7. Stop Sign / Waiting / Wall of Fire 2:20
8. Bridge / To The Cave /Atavistic 3:26
9. No Girls / No Civilians / A Boy and His Gun 3:27
10. Johnson's Act / The Slip / The Rape 5:36
11. Bang Bang / Marilyn 3:18
12. Rabbit Traps / Rabbits Due / Some Civilization 3:08
13. Chop Chop 1:44
14. First Aid 1:54
15. The Army / Five Good Ones / PANIC IN YEAR ZERO! End Credits 4:03
16. PANIC IN YEAR ZERO! Main Theme - Extended Version 3:29
Total Running Time: 49:33
A score with, perhaps, a slightly limited appeal, Les Baxter's evocative Panic In Year Zero is still a great addition to the ever-swelling ranks of suddenly unearthed musical treasures that have been buried for so long that many have since forgotten all about them. Ray Milland's movie is small-scale but concerned with BIG issues, intimate but played out against one of the most colossal and emotive of dramatic hooks. For those of you enamoured with the “wasteland chic” of The Road and The Book Of Eli, it is well worth seeking out this early incarnation of the theme. In some ways, Baxter's score makes the apocalypse hip and vibrant but, in so doing, it also helped to bring the dire consequences of such a calamity home to many more people than it may, otherwise, have reached.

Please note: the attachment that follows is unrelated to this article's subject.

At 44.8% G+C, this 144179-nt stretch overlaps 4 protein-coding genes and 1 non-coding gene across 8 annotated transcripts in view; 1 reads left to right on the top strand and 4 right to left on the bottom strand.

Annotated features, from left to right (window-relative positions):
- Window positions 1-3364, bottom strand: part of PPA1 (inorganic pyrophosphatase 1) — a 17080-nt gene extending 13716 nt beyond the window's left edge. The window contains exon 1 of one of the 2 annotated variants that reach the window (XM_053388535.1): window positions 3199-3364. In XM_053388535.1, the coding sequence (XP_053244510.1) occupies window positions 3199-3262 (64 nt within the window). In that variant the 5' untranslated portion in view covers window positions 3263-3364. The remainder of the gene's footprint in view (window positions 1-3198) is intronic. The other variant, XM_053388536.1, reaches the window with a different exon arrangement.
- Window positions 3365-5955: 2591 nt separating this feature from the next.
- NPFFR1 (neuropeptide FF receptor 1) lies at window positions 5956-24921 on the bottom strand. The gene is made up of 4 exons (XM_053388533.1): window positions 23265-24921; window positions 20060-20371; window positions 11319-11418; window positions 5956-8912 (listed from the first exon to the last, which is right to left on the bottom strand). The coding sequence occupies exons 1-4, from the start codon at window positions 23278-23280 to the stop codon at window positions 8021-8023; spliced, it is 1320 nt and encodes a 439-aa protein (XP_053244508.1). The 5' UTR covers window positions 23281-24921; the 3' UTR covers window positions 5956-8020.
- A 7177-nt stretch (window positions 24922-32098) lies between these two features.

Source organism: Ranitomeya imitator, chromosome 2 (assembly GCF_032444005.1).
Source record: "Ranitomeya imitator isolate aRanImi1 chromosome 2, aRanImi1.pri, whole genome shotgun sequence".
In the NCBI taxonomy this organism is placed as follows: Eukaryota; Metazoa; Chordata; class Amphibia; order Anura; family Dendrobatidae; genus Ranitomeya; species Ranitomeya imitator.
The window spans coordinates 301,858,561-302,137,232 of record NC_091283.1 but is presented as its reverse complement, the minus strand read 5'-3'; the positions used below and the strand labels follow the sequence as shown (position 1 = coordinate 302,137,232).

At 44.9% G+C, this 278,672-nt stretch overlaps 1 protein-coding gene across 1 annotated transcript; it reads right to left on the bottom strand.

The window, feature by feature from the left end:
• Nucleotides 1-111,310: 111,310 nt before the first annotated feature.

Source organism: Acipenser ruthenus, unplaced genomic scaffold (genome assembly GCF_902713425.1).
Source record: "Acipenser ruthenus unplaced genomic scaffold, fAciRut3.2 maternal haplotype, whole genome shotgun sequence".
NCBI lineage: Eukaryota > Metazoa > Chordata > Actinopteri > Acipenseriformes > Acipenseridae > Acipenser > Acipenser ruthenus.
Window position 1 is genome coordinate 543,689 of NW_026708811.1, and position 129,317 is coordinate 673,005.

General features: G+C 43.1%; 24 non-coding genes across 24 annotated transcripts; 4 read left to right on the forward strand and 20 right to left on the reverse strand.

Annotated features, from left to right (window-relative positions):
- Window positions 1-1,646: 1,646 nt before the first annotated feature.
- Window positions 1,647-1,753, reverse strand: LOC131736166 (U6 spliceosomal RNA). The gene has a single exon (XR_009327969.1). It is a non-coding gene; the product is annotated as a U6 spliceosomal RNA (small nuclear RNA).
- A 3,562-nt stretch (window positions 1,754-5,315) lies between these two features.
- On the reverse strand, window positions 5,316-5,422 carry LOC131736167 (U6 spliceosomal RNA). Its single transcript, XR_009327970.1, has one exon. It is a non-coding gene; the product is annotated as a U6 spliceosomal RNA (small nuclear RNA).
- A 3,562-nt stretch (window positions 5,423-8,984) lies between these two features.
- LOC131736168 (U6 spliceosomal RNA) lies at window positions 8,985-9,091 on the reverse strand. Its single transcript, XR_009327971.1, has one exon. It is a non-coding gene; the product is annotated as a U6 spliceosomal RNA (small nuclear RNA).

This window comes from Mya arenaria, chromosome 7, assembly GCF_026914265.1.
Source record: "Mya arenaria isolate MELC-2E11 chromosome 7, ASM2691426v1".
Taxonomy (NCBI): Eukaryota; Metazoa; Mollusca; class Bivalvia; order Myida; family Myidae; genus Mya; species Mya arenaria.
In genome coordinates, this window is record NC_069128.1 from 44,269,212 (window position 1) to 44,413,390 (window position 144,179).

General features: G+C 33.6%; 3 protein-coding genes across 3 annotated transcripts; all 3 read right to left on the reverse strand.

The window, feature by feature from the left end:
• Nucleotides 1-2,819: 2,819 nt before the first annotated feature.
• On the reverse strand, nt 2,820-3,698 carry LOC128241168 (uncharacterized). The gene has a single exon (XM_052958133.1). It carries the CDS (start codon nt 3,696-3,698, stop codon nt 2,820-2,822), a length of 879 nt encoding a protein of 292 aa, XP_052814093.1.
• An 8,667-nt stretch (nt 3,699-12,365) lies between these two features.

Not only “of the time” but weirdly deconstructing it in the same breath, the jazz from this small ensemble rides out the inter-personal storm and provides an unstoppable and infectious momentum that works superbly in the film and as a crazily toe-tapping musical escapade on album as well. La-La Land, once again, come up with the goods and prove themselves to be a label that can not only support much-loved, well-known and oft-requested soundtracks (Innerspace, Extreme Prejudice, Big Trouble In Little China, Mars Attacks! etc) but also the smaller, less familiar entries from composers who took their work just as seriously as the bigger names, such as Laurence Rosenthal's The Island Of Dr. Moreau (reviewed separately), the joint effort for Batman: Gotham Knight, Akira Ifakube's King Kong Vs Godzilla and Barry DeVorzon's Night Of The Creeps.
Les Baxter's Panic In Year Zero certainly grows on you, and is well recommended.